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Cypriot Investment Scheme
Repossession Property Yield Properties

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  • 10 September 2019 Many Home dwellers few are the first borrower applications

    Implementation of the Home plan has not begun with the best odds, as... read more

  • 3 September 2019 Home plan from tomorrow for 10 thousand borrowers

    After months of discussions, the Home Plan is being implemented from tomorrow... read more

  • 2 September 2019 July property sales hold steady Update

    The number of Cyprus property sales during July was the same as the number... read more

  • 29 August 2019 Cyprus real estate market review 2018

    In its annual Cyprus real estate market review, PwC reports that the... read more

  • 19 August 2019 Building permits authorised for 907 new homes

    Building permits authorised in Cyprus during May 2019 provided for the... read more

Cypriot Investment Scheme
Repossession Property Yield Properties

Latest news

  • 10 September 2019 Many Home dwellers few are the first borrower applications

    Implementation of the Home plan has not begun with the best odds, as... read more

  • 3 September 2019 Home plan from tomorrow for 10 thousand borrowers

    After months of discussions, the Home Plan is being implemented from tomorrow... read more

  • 2 September 2019 July property sales hold steady Update

    The number of Cyprus property sales during July was the same as the number... read more

  • 29 August 2019 Cyprus real estate market review 2018

    In its annual Cyprus real estate market review, PwC reports that the... read more

  • 19 August 2019 Building permits authorised for 907 new homes

    Building permits authorised in Cyprus during May 2019 provided for the... read more

Standard and Poor raises Cyprus credit rating to BBB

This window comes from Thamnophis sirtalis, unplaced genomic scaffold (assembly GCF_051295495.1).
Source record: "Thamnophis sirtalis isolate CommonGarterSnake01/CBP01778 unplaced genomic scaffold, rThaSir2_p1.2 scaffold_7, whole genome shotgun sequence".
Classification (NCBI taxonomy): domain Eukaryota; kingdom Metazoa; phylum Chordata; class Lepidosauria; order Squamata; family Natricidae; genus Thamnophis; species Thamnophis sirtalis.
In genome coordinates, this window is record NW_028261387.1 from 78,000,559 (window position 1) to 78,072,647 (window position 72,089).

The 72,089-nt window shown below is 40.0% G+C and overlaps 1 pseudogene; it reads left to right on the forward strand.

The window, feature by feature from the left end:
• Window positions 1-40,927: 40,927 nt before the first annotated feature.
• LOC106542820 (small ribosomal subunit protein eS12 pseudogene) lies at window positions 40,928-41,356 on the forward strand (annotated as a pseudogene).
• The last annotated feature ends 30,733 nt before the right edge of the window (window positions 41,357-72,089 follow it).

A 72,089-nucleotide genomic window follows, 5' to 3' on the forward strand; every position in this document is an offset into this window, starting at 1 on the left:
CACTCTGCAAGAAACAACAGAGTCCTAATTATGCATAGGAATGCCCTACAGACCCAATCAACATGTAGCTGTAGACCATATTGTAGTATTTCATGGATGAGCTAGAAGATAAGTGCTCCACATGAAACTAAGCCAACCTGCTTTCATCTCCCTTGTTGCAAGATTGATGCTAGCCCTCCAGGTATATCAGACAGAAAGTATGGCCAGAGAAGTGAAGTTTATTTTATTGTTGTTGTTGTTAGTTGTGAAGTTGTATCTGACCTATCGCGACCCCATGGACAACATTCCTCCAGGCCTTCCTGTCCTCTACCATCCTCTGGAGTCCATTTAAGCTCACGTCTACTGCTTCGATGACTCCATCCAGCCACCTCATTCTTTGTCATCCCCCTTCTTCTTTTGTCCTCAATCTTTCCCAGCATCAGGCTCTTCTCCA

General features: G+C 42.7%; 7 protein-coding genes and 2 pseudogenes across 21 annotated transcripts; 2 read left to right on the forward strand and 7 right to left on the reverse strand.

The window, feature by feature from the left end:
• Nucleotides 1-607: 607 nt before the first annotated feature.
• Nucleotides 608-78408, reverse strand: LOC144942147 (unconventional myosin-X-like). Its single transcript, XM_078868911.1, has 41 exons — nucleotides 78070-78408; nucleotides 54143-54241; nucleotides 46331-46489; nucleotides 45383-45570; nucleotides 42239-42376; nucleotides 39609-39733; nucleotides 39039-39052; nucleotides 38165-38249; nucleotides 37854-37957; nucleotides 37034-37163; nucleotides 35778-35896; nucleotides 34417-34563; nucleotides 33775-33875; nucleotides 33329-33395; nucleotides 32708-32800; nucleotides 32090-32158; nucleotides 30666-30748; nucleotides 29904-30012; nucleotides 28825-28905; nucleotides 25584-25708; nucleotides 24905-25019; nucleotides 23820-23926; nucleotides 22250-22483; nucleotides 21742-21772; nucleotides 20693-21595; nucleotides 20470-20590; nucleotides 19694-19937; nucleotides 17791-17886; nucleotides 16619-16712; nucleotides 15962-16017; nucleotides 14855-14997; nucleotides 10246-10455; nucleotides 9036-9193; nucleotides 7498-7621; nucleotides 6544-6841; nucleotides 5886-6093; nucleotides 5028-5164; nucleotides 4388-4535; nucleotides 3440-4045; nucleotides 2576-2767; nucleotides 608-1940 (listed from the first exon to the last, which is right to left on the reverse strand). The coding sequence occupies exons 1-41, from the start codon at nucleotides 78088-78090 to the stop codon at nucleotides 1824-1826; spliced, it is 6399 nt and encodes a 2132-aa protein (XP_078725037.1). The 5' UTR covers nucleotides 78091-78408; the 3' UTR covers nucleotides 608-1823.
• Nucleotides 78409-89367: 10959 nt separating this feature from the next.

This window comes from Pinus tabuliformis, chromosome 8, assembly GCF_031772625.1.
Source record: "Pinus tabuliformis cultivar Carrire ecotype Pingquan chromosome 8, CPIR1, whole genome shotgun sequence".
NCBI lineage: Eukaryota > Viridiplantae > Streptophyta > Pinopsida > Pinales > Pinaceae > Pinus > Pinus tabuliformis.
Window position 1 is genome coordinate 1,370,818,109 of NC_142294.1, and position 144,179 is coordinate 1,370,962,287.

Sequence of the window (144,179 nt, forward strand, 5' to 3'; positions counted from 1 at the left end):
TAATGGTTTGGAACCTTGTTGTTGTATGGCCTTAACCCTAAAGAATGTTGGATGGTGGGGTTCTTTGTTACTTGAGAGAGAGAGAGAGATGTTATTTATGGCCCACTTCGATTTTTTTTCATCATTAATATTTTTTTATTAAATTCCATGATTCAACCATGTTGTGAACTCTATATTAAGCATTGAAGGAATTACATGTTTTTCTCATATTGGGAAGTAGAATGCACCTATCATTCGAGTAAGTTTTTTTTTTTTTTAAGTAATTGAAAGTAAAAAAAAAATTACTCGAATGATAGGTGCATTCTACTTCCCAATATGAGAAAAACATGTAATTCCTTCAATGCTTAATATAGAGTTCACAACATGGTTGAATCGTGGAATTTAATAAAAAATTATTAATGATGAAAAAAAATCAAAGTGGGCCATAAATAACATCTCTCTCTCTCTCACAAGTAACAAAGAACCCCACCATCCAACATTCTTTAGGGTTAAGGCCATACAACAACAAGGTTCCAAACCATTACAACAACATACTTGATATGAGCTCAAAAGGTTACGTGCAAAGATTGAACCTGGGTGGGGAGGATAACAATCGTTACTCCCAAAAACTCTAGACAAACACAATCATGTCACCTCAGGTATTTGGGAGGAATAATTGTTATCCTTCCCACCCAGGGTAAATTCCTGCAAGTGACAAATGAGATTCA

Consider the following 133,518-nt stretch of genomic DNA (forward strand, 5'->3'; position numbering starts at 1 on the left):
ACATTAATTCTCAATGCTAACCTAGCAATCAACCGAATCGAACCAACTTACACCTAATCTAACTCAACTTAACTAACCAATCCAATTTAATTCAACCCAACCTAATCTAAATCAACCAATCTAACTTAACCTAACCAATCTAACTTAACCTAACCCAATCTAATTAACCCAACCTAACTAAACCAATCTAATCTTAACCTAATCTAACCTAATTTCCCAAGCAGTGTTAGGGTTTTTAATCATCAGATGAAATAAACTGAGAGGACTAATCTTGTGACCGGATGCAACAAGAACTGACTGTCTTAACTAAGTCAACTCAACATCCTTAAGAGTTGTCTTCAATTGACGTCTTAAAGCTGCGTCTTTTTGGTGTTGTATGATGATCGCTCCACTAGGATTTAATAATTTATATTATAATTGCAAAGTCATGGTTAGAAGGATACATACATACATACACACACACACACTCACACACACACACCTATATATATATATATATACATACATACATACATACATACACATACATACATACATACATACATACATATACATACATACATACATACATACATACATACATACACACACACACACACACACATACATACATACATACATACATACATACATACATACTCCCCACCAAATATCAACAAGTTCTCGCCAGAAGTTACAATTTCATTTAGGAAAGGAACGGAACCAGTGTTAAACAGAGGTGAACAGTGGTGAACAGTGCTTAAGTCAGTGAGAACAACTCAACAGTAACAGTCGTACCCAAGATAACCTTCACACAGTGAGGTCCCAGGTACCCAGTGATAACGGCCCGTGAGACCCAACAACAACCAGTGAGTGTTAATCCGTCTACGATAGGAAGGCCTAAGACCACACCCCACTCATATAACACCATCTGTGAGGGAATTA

ON FRIDAY Standard & Poor’s Global Ratings raised its long- and short-term foreign and local currency sovereign credit ratings on Cyprus to ‘BBB-/A-3’ from ‘BB+/B’ with a stable outlook. In its announcement S&P explained the rationale behind its decision: The Cypriot economy will continue to grow at a solid pace through 2021, our forecast horizon, enabling the government to alleviate its debt burden. Measures by Cypriot policymakers to markedly reduce the stock of nonperforming assets in the banking system via financial support and legislative changes have improved the sector’s health and are likely to facilitate further recovery efforts. Any additional financial state support to the banking sector will only moderately affect the sovereign balance sheet. The ratings are also supported by policymakers’ efforts to consolidate public finances and restore the health of the banking sector. In 2018, the government injected about 15% of GDP into the country’s second-largest bank, the majority state-owned Cyprus Co-operative Bank (CCB), to strengthen its balance sheet and carve out its nonperforming assets into a residual entity. This will significantly reduce the banking sector’s non-performing exposures (NPEs) to an estimated one-third of total loans from one-half before. We also expect that various other legislative changes will support Cypriot banks’ efforts to further reduce bad assets over the medium term. We assume additional support to the banking sector via the government’s balance sheet from now through 2021 will be moderate. Commenting on the upgrade President Anastasiades tweeted “The return after 6.5 years to investment grade is the strongest confirmation of the prudent management that we followed and continue to follow, our economy is recovering with the best omens being confirmed.” S&P warns of vulnerabilities & risks In its announcement S&P warned that vulnerabilities still persist from high levels of private sector debt. Despite recent developments, the banking sector’s stock of NPEs remains large and its ability to attract financing at reasonable costs is likely to remain challenged for a while. Nevertheless, we expect that the underlying recovery will support the sector’s efforts to strengthen. The Cypriot private sector balance sheet is among the most indebted in Europe, at about 240% of GDP (at end-2017; not including special purpose entities). Despite solid economic growth, private sector debt is likely to remain high over the medium term, although tapering slowly via repayments–currently financed by savings, restructuring, ongoing write-offs, and debt-for-asset swaps with banks. S&P also notes that the increasing concentration of the economy in tourism and construction activities presents another potential risk.

Read more at: http://www.news.cyprus-property-buyers.com/2018/09/15/sp-raises-cyprus-credit-rating/id=00154695
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